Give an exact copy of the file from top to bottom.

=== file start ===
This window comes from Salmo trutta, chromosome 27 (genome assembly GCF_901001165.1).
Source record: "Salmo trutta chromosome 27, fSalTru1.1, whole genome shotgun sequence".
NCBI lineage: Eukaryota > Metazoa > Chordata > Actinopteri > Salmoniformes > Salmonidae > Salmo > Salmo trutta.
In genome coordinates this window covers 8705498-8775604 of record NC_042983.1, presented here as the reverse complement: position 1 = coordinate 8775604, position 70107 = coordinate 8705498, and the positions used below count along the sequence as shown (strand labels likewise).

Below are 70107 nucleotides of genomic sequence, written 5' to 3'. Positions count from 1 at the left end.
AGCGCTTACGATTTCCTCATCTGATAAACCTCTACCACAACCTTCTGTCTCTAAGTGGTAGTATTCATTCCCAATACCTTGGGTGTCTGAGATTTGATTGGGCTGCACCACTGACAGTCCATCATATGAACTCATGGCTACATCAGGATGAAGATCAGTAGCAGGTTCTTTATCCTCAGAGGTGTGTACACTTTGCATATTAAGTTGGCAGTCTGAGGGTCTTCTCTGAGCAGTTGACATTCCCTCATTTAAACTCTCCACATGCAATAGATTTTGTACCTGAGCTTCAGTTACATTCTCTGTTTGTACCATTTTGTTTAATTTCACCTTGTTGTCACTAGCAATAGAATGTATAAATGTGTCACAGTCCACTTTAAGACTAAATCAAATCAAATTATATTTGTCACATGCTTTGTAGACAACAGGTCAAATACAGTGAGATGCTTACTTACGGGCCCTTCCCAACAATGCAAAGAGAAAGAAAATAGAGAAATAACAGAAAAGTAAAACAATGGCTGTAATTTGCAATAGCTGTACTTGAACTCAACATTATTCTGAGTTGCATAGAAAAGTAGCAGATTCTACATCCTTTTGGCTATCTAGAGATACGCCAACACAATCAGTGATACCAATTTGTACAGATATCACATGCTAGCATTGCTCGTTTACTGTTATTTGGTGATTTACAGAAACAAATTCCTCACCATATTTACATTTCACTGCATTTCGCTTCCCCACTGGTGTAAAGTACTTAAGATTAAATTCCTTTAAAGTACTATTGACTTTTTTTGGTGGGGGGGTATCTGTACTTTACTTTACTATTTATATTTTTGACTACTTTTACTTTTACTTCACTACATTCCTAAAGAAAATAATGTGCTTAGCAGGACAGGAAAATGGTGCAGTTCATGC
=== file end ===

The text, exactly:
This window comes from Salmo trutta, chromosome 27 (genome assembly GCF_901001165.1).
Source record: "Salmo trutta chromosome 27, fSalTru1.1, whole genome shotgun sequence".
NCBI lineage: Eukaryota > Metazoa > Chordata > Actinopteri > Salmoniformes > Salmonidae > Salmo > Salmo trutta.
In genome coordinates this window covers 8705498-8775604 of record NC_042983.1, presented here as the reverse complement: position 1 = coordinate 8775604, position 70107 = coordinate 8705498, and the positions used below count along the sequence as shown (strand labels likewise).

Below are 70107 nucleotides of genomic sequence, written 5' to 3'. Positions count from 1 at the left end.
AGCGCTTACGATTTCCTCATCTGATAAACCTCTACCACAACCTTCTGTCTCTAAGTGGTAGTATTCATTCCCAATACCTTGGGTGTCTGAGATTTGATTGGGCTGCACCACTGACAGTCCATCATATGAACTCATGGCTACATCAGGATGAAGATCAGTAGCAGGTTCTTTATCCTCAGAGGTGTGTACACTTTGCATATTAAGTTGGCAGTCTGAGGGTCTTCTCTGAGCAGTTGACATTCCCTCATTTAAACTCTCCACATGCAATAGATTTTGTACCTGAGCTTCAGTTACATTCTCTGTTTGTACCATTTTGTTTAATTTCACCTTGTTGTCACTAGCAATAGAATGTATAAATGTGTCACAGTCCACTTTAAGACTAAATCAAATCAAATTATATTTGTCACATGCTTTGTAGACAACAGGTCAAATACAGTGAGATGCTTACTTACGGGCCCTTCCCAACAATGCAAAGAGAAAGAAAATAGAGAAATAACAGAAAAGTAAAACAATGGCTGTAATTTGCAATAGCTGTACTTGAACTCAACATTATTCTGAGTTGCATAGAAAAGTAGCAGATTCTACATCCTTTTGGCTATCTAGAGATACGCCAACACAATCAGTGATACCAATTTGTACAGATATCACATGCTAGCATTGCTCGTTTACTGTTATTTGGTGATTTACAGAAACAAATTCCTCACCATATTTACATTTCACTGCATTTCGCTTCCCCACTGGTGTAAAGTACTTAAGATTAAATTCCTTTAAAGTACTATTGACTTTTTTTGGTGGGGGGGTATCTGTACTTTACTTTACTATTTATATTTTTGACTACTTTTACTTTTACTTCACTACATTCCTAAAGAAAATAATGTGCTTAGCAGGACAGGAAAATGGTGCAGTTCATGC